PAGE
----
Considering the flow-on effects of Picard UI improvements before MB UI improvement

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@mmirG: I think most people using Picard are not the one contributing to MB.
IMHO, Picard users want to tag their music collection with the already existing data on MB. As long as Picard can’t contribute directly back to MB, I don’t see a direct influence.

Can you explain your reasons why Picard would attract lower skilled new users to MB?


Most casual users use Picard to tag their stuff, and (hopefully) add one album or two when they’re missing in order to tag those too.


I agree with the sentiment, but the policy at MB seems to be ‘better imperfect information than none at all’. Or in other words, I haven’t seen any indication that users signing up, adding a bad release our two, and then getting frustrated and leaving, is high on the priority list - I want to say that I haven’t seen anyone really care about low skilled user experience but I don’t think that’s fair to say, devs here are just buried in other things (I hope)

Personally, if the ridiculous ‘submit’ button UI is fixed (which causes obvious confusion, and must cause it’s fair share of false disc Id submissions as well) that’s enough for me to consider any update a huge success :expressionless:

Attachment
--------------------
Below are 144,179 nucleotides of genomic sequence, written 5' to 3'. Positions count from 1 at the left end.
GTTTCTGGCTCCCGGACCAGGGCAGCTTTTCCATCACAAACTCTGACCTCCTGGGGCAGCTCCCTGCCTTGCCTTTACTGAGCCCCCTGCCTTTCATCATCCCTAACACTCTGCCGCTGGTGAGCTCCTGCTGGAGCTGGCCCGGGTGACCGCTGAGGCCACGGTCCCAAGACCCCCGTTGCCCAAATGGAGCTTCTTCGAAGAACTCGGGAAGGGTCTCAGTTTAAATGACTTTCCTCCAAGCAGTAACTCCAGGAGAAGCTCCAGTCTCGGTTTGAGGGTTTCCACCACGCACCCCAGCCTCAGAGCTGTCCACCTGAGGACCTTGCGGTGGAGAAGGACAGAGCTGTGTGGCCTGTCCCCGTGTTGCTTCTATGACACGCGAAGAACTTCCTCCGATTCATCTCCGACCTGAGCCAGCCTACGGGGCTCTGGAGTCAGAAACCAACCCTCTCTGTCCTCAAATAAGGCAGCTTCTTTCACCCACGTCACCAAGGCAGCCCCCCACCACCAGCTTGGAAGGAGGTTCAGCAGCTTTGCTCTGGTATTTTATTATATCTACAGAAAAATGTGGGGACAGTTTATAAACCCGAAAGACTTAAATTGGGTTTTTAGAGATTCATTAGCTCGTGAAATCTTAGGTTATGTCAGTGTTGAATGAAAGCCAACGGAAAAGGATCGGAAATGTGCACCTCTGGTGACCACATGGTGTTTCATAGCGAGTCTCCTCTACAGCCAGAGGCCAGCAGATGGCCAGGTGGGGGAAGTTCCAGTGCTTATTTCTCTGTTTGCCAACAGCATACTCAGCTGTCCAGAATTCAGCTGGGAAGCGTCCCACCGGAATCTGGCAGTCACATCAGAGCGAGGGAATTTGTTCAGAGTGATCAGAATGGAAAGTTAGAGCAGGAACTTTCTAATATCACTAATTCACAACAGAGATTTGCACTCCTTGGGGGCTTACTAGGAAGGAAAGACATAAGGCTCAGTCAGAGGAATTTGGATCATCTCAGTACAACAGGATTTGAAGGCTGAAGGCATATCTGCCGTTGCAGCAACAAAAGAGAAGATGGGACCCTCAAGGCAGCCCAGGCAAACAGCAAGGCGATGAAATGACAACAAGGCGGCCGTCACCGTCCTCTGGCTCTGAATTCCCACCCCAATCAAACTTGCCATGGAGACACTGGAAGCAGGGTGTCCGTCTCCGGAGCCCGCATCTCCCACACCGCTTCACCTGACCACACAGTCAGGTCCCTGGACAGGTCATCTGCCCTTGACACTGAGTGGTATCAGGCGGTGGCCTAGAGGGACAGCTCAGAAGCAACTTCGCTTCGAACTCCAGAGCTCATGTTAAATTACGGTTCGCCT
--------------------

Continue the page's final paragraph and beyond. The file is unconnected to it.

Why would you create that misunderstanding?

I think samj’s contributions are better valued and praised.
They are likely to be of much use to me.
I’m finding that without constant practice MB quickly grows counterintuitive and opaque.
And I’m not getting constant practice.
And so plan to get the easy stuff tagged and then see what looks exciting and fulfilling.

Why increased naive users coming to MB if Picard UI is improved?

The current UI at Picard functions as a signal that “This stuff takes significant IT skills” and for those unable to recognise that signal, it functions as a barrier - they will fail and keep failing at trying to use Picard. And many will give up there. I did just that over many years.

If that signal and/or barrier is removed then more of the low IT tech skilled will take the natural progression from using Picard to contributing to MB.

My proposal: More effective ways to steer new users to these excellent and helpful forums.